One of the general officers accompanying China's Minister of National Defense shoulders an M4 carbine during a 2012 visit to Marine Corps Base Camp Lejeune, N.C.

One of the general officers accompanying China's Minister of National Defense shoulders an M4 carbine during a 2012 visit to Marine Corps Base Camp Lejeune, N.C. Marine Corps Cpl. Bryan Nygaard

Building a China Strategy Starts by Answering These Questions

To begin, we must question our perceptions and eliminate our biases.

“The Chinese bear their ills not only with fortitude, but what is often far more difficult, with patience.” — Arthur Henderson Smith, Protestant missionary in China (1872-1926)

The book Chinese Characteristics makes many insightful and important observations. Based on our interactions with Chinese counterparts over a two-year period — as the Indo-Pacific Command’s director of strategy and policy and an Olmsted Scholar in Shanghai, respectively — we found timeless wisdom in many of Arthur Henderson Smith’s observations. The Chinese perception of time, their approach to political-military relations, and their messaging discipline is a reflection of their determined culture. In terms of time, Americans are impatient; the Chinese are not. In fact, the Chinese are patient to the point of obstinance. The Chinese take the “long view” and develop strategy that spans decades, while the United States operates within the temporal confines of bureaucratic inter-agency infighting, partisan politics, and four-year election cycles. Given these factors, what is the best strategy toward China in this decade and beyond? How can it be determined? To begin with, we believe we must question our perceptions and eliminate our biases regarding China. We then need to answer three fundamental questions in order to craft an effective and viable China strategy.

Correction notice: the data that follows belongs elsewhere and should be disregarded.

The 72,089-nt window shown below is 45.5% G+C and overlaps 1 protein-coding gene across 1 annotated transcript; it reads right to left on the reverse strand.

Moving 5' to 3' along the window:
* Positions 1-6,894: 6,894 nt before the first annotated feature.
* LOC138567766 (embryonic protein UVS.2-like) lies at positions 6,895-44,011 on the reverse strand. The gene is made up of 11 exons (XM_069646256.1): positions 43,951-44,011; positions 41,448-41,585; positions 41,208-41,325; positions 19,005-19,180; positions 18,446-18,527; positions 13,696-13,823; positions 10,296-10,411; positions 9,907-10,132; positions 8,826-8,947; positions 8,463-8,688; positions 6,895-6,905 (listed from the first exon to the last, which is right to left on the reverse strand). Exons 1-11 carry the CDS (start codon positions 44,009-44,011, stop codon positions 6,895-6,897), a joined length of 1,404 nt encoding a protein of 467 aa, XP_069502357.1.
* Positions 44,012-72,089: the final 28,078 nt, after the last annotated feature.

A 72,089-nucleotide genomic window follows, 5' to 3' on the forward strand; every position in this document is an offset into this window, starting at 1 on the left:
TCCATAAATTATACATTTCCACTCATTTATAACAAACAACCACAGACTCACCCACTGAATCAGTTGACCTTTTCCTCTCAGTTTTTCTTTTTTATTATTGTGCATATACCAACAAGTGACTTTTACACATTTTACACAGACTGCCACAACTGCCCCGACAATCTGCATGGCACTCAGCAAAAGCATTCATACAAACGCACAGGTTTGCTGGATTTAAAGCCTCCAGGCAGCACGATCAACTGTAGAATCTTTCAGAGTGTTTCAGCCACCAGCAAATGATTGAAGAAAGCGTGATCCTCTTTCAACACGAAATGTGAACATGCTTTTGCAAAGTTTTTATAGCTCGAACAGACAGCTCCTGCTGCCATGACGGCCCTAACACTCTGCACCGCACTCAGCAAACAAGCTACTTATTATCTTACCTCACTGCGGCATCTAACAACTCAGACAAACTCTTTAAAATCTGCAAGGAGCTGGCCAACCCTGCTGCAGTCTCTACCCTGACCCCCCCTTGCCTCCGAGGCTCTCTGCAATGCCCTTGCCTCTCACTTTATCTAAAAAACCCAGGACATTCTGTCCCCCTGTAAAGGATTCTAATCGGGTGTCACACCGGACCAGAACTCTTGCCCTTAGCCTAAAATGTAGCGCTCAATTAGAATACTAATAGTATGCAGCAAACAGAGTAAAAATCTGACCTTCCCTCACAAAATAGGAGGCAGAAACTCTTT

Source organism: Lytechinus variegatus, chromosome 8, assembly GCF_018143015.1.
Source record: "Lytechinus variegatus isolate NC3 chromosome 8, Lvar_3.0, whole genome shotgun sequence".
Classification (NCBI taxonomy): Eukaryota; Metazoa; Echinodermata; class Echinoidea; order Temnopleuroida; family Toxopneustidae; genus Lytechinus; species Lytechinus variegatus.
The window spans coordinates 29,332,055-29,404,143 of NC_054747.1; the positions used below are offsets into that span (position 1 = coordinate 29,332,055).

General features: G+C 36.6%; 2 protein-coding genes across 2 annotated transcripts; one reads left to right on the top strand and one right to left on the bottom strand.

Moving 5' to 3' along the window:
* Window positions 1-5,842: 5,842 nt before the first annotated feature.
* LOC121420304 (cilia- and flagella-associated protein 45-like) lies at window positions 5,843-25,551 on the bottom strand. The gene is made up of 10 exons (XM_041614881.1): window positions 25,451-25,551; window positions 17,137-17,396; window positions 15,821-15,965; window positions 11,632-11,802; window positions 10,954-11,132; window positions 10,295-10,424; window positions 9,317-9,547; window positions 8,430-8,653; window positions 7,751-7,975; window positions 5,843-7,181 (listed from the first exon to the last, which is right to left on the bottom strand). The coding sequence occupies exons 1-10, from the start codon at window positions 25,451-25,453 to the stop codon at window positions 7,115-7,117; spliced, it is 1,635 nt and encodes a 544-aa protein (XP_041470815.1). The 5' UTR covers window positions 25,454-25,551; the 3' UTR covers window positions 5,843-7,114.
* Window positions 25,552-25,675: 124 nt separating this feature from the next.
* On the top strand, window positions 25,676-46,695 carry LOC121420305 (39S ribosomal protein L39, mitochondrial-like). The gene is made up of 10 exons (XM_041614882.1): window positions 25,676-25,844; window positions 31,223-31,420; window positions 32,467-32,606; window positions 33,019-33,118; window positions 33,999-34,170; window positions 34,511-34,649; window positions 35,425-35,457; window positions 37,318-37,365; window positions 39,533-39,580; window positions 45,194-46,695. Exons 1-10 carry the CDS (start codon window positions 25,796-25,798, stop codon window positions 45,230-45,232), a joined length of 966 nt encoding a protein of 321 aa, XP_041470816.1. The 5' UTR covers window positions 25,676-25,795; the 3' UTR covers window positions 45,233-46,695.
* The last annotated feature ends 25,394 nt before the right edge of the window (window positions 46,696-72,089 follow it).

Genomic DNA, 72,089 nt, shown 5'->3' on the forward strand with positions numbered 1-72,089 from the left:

China presents both promise and peril to the global world order. Given this challenging paradox, any solution to the China problem will need to be sophisticated; integrated across federal and state governments, as well as public and private industry; it will be a whole-of-society answer. We owe it to the American people to explore all aspects of our future relationship with China. This process starts by answering the below, which then creates a framework for a more creative and actionable China strategy. 

First, what problem are we trying to solve regarding China? If it is China not playing by our “rules,” we must realize that China will only play by our rules if we incentivize them to do so. What are those incentives? Are new or modified rules possible? Is the real problem in the way we look at the “China problem”? 

Second, what would success look like with China in terms of cooperation and/or deterrence? Do we seek co-existence or containment? 

Third, if we were to enter into armed conflict with China, what would victory look like? How would war with China unfold? Would the cost of this conflict be worth the investment in human treasure? What kind of war would we envision and to what end? 

As we question our assumptions, we should caution ourselves against viewing our relationship with China through a Cold War prism. China is not the Soviet Union, especially in the economic realm. Our comprehension of China is obscured by a “lost in translation” cultural, political, and language divide. This makes our assumptions, insights, and perceptions of China tenuous, especially when our ethno-centrism and mirror-imaging biases come into play.